The changing landscape of the law firm library was the topic of our recent webinar, The Rise of the Library. LAC Group joined forces with partner Manzama to discuss the evolution of the law library.
A practical agenda was covered as LAC Group CEO Deb Schwarz and Manzama CEO Peter Ozolin shared ideas, working examples and best practices in order for the traditional law library to evolve as expectations and responsibilities continue to change.
The webinar was recorded for playback on demand, and I will share the link at the bottom of this post. Meanwhile, following are key messages of the presentation.
1. Redefine the Role of the Library within Your Firm
The traditional law library is reactive, responding to requests as they come in. The goal of the librarian was to leave no stone unturned, resulting essentially in a data dump for every request.
The new law library must continue to be responsive, but also shift to a more proactive role. Law librarians must be on the lookout for ways to add meaning and value to information, shifting from a quantity mindset to more of a quality mindset.
Law librarians have long been the firm’s information experts – that function is evolving to include information technology expertise and subject matter expertise on topics that are relevant to the firm.
2. Expand the Client Base for Information Services
Today’s law firm library must expand services to support not only lawyers and legal matters but other firm staff and needs. In competitive legal markets, marketing and business development teams are important new internal clients for the law firm library. More law firms are looking to their libraries for Competitive Intelligence and Market Research expertise. Deb Schwarz shared an example of this with Manatt, a law firm client of LAC Group. Today’s law library also plays a role in supporting client teams by uncovering information relevant to the business needs of the firm’s existing clients.
3. Shift your Approach from Operational to Service-Oriented
The traditional library function was operational, dealing with paper-based information resources contained within a distinct physical location with limited access. Today’s digital information requires a distributed, dynamic, service model. Mobile access from a multitude of locations and devices is the new requirement and expectation. These changes are leading to different habits such as more self-service.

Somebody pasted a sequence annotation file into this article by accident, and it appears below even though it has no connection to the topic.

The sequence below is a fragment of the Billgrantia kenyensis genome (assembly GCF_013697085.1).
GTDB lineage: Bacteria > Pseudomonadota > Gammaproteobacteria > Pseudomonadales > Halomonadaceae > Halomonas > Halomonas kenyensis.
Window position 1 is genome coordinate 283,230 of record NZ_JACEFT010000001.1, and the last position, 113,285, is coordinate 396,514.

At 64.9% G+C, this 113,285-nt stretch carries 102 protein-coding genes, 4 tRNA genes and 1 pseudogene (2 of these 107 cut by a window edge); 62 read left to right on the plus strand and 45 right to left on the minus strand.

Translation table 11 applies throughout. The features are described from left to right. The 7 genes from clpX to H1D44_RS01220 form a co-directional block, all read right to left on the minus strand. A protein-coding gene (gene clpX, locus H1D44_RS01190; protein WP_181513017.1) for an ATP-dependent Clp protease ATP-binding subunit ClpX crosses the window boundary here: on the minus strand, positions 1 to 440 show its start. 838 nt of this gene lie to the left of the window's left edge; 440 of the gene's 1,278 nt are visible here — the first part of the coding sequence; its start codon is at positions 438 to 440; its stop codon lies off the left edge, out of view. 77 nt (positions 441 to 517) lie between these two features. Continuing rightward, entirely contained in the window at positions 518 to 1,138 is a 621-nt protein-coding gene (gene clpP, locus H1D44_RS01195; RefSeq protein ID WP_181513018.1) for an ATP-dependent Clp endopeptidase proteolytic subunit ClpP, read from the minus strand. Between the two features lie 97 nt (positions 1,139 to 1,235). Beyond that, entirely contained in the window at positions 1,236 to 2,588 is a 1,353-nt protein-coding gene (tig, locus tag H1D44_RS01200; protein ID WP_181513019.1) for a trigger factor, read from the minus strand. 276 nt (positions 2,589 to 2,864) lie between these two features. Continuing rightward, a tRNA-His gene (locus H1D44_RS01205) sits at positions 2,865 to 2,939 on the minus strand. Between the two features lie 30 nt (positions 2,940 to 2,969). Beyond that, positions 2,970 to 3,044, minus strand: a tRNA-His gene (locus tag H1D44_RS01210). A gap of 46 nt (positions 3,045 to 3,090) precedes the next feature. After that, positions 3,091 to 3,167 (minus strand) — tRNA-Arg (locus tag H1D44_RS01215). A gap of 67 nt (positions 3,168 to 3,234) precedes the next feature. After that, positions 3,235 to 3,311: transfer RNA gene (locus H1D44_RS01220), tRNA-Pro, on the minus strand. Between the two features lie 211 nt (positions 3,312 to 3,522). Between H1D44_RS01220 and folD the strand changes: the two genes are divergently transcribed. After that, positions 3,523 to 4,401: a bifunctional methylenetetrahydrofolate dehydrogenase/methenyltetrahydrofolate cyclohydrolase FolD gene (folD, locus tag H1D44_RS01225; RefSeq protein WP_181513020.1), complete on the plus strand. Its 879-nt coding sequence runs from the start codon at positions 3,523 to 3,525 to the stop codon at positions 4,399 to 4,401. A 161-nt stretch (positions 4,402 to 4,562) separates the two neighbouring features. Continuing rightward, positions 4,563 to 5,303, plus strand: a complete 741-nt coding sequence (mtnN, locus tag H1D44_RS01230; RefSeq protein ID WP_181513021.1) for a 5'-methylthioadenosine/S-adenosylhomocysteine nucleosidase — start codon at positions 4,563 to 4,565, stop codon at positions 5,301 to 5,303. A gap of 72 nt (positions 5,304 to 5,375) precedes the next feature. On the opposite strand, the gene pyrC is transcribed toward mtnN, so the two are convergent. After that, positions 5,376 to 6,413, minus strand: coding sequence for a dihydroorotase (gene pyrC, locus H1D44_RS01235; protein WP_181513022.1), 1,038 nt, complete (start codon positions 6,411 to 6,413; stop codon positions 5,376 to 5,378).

The rise of the library requires a shift from doing work that lawyers and staff can do themselves to adding information value and easing the burden of information overload. Peter Ozolin shared a working example with Foley, a law firm client of Manzama. Also discussed in the webinar was the regular delivery of Curated Alerts as a service-oriented deliverable.
A service approach requires the librarian to reach out and identify information needs throughout the firm and focus on finding new ways to deliver a more useful, streamlined work product.
4. Define Success
Peter Ozolin discussed the importance of taking a cold, objective look at your current reality:
- Is your primary focus on operations or service?
- Are you equally proactive and reactive in your approach?
- How is your organization perceived within your firm? Are you demonstrating clear value?
He advised every library director to visit and revisit their performance, rated on a scale of 1-10 for an honest assessment as to where the organization is and where it needs to be, with ideas and a strategic plan for how to get there.
5. Measure Results
Deb Schwarz discussed the importance of performance and results-driven metrics, which are the ‘big data’ of your own library organization, in order to build a strong case and present a compelling story to firm management. Traditional stats like the number of attorneys who use the library in a given time period or the daily volume of research requests are no longer meaningful. Devise measurements that show true value, such as business development wins and losses or resource utilization trends. Metrics need to tell a story.
6. Continuously Improve
As the walls of the traditional law library come crashing down, figuratively and literally, the one constant that remains is change. In order to keep pace, regular assessment and continuous improvement have become a necessity. While it feels safe and comfortable to stay immersed in library duties, the new law librarian must get out into the firm and remain vigilant about ways to continuously improve and maximize opportunities.
Law firm management is looking closely at the library function. Their search is often focused on cost savings and efficiencies. A savvy library director will elevate the discussion to include the value of information leadership and expertise. By focusing and delivering on firm needs, the law library will rise and continue to play a crucial role as it evolves from a room filled with books into the firm’s dynamic knowledge platform and information service center.